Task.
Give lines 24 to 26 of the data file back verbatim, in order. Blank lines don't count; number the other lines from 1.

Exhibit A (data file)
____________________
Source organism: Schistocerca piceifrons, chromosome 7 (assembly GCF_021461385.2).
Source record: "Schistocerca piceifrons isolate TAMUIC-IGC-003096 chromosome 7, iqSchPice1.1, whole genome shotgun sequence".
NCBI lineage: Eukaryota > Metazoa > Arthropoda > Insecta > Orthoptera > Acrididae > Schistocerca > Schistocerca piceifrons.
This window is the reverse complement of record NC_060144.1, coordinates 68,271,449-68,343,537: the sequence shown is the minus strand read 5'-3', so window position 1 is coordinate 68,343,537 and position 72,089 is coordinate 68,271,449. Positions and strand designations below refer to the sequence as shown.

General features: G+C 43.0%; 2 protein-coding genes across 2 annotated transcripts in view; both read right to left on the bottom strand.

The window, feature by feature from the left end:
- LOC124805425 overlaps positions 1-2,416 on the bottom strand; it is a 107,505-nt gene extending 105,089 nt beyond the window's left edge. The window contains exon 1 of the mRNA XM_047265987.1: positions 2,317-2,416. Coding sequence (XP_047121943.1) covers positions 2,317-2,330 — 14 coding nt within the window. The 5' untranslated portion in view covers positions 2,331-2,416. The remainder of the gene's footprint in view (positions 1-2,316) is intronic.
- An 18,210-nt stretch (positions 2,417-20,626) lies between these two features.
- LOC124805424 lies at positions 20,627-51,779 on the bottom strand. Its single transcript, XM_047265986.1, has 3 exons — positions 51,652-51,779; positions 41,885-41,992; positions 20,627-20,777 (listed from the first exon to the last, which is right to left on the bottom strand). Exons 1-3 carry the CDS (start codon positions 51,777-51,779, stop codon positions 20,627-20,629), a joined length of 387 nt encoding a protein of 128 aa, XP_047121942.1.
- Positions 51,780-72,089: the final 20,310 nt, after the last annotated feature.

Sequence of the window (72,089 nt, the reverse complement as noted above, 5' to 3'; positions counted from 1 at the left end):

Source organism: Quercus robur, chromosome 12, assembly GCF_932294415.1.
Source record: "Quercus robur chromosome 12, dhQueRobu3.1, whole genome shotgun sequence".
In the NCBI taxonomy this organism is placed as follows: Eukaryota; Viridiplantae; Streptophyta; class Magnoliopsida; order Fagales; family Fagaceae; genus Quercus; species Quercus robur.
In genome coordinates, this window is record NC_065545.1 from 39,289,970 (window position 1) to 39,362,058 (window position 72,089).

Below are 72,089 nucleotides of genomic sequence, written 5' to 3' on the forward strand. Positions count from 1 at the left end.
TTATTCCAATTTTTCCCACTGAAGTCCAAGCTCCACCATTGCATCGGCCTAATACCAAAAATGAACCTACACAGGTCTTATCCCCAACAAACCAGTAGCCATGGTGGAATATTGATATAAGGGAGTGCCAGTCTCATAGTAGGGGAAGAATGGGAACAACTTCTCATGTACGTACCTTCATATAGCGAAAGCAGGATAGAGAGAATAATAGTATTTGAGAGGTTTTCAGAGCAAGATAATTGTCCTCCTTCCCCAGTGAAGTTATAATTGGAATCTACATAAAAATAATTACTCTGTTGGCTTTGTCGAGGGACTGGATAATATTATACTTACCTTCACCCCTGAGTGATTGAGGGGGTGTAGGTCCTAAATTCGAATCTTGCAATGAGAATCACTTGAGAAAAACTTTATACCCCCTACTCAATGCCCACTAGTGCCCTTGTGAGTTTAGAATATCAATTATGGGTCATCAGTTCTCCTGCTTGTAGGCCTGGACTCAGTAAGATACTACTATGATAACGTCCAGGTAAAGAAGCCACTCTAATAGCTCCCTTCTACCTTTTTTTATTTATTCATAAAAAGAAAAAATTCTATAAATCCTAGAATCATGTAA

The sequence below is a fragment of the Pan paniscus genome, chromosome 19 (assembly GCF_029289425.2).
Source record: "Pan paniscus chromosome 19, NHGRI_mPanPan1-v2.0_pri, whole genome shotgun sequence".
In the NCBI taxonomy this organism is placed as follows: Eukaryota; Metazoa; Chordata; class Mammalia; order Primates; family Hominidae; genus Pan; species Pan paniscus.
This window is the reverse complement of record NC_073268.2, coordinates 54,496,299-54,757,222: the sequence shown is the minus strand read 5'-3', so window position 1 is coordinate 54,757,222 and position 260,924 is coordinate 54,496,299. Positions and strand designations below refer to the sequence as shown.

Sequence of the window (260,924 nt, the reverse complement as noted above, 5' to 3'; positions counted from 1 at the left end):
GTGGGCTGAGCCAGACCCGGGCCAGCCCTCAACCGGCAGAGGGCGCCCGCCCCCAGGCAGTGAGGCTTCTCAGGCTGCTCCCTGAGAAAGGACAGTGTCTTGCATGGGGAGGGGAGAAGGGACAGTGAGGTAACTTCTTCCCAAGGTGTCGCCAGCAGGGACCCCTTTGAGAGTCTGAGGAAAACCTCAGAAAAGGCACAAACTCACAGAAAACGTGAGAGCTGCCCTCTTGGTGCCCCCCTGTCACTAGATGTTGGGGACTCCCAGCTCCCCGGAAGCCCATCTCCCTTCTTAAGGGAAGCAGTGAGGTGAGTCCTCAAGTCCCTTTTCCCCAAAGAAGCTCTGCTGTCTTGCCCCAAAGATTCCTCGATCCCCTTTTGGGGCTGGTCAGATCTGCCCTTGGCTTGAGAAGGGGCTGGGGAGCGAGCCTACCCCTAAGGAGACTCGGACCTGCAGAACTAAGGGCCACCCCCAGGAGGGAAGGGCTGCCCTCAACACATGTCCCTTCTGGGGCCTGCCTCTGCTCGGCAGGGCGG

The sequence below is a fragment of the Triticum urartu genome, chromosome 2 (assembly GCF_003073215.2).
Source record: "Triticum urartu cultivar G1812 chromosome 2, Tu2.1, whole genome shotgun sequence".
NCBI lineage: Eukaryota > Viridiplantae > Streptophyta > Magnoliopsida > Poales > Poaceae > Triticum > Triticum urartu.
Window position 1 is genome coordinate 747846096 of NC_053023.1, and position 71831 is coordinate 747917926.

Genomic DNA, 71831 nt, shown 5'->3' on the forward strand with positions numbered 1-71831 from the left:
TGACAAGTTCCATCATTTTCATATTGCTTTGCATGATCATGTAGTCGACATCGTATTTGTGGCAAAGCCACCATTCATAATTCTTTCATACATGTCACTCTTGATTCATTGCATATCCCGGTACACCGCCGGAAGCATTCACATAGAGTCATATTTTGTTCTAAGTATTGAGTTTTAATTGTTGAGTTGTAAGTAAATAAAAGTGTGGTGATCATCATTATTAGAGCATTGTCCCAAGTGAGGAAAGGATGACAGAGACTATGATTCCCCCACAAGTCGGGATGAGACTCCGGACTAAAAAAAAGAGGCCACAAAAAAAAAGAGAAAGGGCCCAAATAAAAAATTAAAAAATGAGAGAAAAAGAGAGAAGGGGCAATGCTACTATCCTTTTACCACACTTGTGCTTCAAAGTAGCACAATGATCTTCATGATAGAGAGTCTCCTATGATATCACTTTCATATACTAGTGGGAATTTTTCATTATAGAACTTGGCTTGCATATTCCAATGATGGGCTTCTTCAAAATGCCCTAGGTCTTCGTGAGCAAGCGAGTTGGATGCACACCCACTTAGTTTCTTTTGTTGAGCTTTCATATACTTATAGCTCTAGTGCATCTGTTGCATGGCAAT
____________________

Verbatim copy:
The sequence below is a fragment of the Triticum urartu genome, chromosome 2 (assembly GCF_003073215.2).
Source record: "Triticum urartu cultivar G1812 chromosome 2, Tu2.1, whole genome shotgun sequence".
NCBI lineage: Eukaryota > Viridiplantae > Streptophyta > Magnoliopsida > Poales > Poaceae > Triticum > Triticum urartu.